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SC junks plea to stop Smartmatic from supplying CF cards for May polls


(Updated 2:12 p.m.) The Supreme Court has dismissed a petition to stop the Commission on Elections (Comelec) from awarding a contract to Smartmatic-TIM to supply compact flash (CF) cards for the May 2013 automated elections.
 
In a full court resolution, the high tribunal said it has no jurisdiction over the petition of LDLA Marketing - a losing bidder for the supply of CF cards - which alleged that the Comelec committed "grave abuse of discretion amounting to lack or excess of jurisdiction" when it issued Comelec Resolution No. 9600 on December 27, 2012.  
"Petitioner LDLA did not avail of the remedies provided by the law and under existing jurisprudence, the court is without jurisdiction to hear the petition because 'compliance with the mandatory protest mechanisms of the law is jurisdictional in character,'" according to a summary released by the Supreme Court Public Information Office. Comelec chairman Sixto Brillantes Jr. welcomed the decision, saying "it now clarifies the process that you cannot just go to the courts without asking first for a reconsideration before the bids and awards committee (BAC) and then (Comelec) en banc for final ruling.” “Ini-skip nila lahat ito kasi. Dumeretso agad sila sa SC. Ngayon maganda 'yun dahil ang daming natatalo na nanggugulo,” Brillantes told reporters.
In its 13-page petition for certiorari, mandamus and prohibition filed last January 17, LDLA Marketing alleged that Comelec violated Section 53.1.5 of the Revised Implementing Rules and Regulations (IRR) of Republic Act 9184 or the Government Procurement Reform Act, which requires the poll body to select a winning bidder "on the basis of such best and final act."  
"Smartmatic should have been disqualified in the negotiated procurement taking into consideration that its bid exceeded the Approved Budget for the Contract of P46,584,384.00," the petitioner said.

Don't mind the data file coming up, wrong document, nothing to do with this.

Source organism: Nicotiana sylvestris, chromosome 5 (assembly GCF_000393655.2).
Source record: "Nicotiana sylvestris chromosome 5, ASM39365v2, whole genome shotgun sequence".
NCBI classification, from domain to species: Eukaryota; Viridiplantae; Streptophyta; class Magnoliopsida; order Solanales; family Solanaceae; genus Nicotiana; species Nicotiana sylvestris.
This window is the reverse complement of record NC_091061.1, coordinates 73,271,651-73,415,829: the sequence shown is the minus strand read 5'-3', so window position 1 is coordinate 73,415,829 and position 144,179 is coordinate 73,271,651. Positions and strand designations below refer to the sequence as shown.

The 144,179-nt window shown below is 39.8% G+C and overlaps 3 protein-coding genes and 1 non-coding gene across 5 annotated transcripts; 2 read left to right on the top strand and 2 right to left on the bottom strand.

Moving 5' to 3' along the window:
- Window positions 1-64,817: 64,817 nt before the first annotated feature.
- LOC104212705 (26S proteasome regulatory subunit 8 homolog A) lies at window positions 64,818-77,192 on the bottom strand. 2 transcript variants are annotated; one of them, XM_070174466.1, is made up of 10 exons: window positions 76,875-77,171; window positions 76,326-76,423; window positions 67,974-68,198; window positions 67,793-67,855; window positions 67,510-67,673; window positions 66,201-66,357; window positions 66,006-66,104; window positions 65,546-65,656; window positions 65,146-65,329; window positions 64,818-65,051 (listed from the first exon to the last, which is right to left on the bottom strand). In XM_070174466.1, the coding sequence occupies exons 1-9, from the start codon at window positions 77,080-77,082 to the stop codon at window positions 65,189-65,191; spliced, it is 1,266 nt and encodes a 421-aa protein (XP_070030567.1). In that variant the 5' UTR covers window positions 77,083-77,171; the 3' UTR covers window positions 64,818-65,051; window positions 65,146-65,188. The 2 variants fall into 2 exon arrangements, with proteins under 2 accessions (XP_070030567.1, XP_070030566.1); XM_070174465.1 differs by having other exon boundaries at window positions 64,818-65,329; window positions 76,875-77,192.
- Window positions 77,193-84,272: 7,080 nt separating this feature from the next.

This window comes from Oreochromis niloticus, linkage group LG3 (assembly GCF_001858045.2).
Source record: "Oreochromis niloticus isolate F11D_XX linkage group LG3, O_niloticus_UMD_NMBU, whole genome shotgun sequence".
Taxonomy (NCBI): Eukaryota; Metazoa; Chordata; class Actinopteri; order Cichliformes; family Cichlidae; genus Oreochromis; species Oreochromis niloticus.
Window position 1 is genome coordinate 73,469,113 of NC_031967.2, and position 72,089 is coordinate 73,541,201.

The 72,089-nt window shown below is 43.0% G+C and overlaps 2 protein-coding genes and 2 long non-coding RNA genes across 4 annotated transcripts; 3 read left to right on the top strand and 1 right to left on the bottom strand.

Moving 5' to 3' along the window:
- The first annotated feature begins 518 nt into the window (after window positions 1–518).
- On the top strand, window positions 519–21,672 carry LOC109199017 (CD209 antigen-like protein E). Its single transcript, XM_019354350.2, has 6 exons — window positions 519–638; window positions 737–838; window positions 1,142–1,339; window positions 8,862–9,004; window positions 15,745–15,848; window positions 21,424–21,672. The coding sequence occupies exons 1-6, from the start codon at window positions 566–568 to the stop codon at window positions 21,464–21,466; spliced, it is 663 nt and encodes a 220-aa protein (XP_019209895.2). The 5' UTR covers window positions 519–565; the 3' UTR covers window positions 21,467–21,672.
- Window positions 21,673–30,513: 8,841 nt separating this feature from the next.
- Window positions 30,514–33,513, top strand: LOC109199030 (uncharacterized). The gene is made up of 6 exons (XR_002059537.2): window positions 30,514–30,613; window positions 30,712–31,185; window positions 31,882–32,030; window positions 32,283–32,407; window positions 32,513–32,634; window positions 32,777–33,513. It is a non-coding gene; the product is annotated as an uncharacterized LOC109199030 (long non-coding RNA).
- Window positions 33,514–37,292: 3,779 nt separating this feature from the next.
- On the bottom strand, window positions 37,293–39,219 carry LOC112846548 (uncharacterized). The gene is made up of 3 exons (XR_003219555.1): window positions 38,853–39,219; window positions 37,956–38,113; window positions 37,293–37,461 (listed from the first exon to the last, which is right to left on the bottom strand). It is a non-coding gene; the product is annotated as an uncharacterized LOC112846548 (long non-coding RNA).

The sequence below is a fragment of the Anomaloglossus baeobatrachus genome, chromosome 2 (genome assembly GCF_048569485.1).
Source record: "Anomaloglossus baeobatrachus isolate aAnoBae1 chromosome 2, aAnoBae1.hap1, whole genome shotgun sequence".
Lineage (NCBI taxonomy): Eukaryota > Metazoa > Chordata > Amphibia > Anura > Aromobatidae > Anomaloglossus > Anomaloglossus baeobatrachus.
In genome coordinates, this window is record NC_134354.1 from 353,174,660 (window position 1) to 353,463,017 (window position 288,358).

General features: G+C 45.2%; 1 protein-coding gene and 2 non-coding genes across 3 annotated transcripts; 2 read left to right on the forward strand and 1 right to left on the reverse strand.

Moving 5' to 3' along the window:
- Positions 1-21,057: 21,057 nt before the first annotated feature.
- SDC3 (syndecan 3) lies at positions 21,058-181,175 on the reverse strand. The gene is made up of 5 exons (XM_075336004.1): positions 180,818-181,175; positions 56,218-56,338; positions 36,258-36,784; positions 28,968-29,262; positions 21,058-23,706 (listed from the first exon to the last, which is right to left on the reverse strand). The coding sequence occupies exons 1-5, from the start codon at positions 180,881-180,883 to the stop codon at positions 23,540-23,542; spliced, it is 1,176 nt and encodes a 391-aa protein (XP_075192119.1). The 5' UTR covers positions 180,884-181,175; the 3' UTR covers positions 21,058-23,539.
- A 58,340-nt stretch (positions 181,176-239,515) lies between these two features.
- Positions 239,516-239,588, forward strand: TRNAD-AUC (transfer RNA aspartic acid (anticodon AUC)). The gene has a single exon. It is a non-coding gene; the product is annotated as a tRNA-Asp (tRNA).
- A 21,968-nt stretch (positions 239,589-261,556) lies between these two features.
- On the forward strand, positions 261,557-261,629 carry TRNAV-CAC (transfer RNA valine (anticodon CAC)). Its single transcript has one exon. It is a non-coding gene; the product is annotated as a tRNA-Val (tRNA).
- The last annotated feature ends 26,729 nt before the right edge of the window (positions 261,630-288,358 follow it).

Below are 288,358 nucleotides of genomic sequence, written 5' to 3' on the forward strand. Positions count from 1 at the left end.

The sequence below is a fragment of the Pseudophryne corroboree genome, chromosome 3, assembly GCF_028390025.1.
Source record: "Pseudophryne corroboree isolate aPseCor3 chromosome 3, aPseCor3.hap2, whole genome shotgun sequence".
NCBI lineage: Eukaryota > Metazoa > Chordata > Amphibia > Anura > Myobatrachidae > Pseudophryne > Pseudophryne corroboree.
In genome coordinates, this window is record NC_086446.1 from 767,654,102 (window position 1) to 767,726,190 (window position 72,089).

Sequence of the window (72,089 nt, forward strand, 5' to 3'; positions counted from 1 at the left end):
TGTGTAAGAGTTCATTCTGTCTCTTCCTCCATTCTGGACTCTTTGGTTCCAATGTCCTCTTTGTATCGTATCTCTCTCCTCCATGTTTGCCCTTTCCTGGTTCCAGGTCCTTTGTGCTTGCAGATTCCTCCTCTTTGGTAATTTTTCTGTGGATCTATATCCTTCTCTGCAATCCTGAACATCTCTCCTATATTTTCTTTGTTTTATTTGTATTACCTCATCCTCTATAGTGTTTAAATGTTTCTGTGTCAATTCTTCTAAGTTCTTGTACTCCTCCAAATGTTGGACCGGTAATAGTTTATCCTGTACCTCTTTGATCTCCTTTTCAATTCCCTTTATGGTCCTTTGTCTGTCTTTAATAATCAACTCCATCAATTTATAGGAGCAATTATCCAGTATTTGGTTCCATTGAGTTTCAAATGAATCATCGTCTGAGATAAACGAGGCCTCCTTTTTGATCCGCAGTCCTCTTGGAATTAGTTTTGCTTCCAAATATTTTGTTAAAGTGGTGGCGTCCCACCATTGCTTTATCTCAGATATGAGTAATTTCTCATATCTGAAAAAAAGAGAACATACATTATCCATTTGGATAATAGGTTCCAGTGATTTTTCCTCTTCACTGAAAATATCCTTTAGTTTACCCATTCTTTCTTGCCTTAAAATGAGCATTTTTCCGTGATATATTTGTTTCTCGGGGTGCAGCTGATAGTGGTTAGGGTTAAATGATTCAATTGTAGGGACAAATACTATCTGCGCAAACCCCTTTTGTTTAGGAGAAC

Smartmatic's initial best and final offer to supply the CF cards-Main for the May 2013 elections was P50.9 million, or about P4.3 million above the approved budget. LDLA Marketing, meanwhile, had the lowest bid at P33.5 million.
"Oddly enough, and after having submitted its best and final offer, Respondent Smartmatic managed to submit a second bid, at P45 million, contrary to all known rules on public bidding," LDLA said.  
The petitioner insisted that while Smartmatic's second bid was already below the approved budget, it was still not the "most advantageous price for the government not being the lowest calculated bid."
But the high court said that before bringing its complaint to the SC, the LDLA should have first filed a motion for reconsideration with the poll body's Bids and Awards Committee. In case its appeal is denied, the firm should then file a protest with the Head of the Procuring Entity (HoPE) or Comelec Chairman Sixto Brillantes Jr. or the Comelec en banc.
"It is only after the HoPE has resolved the protest that the bidder may resort to the regular courts under section 58 of RA 9184," the court summary indicated. 'Erroneous'
 
The SC en banc said it was "erroneous" for LLDA to assume that the protest mechanism in RA 9184 and its IRR does not apply since it was already decided by Comelec to award the contract to Smartmatic-TIM.
"The approval of a recommendation of an award is distinct from the resolution of a protest," it added.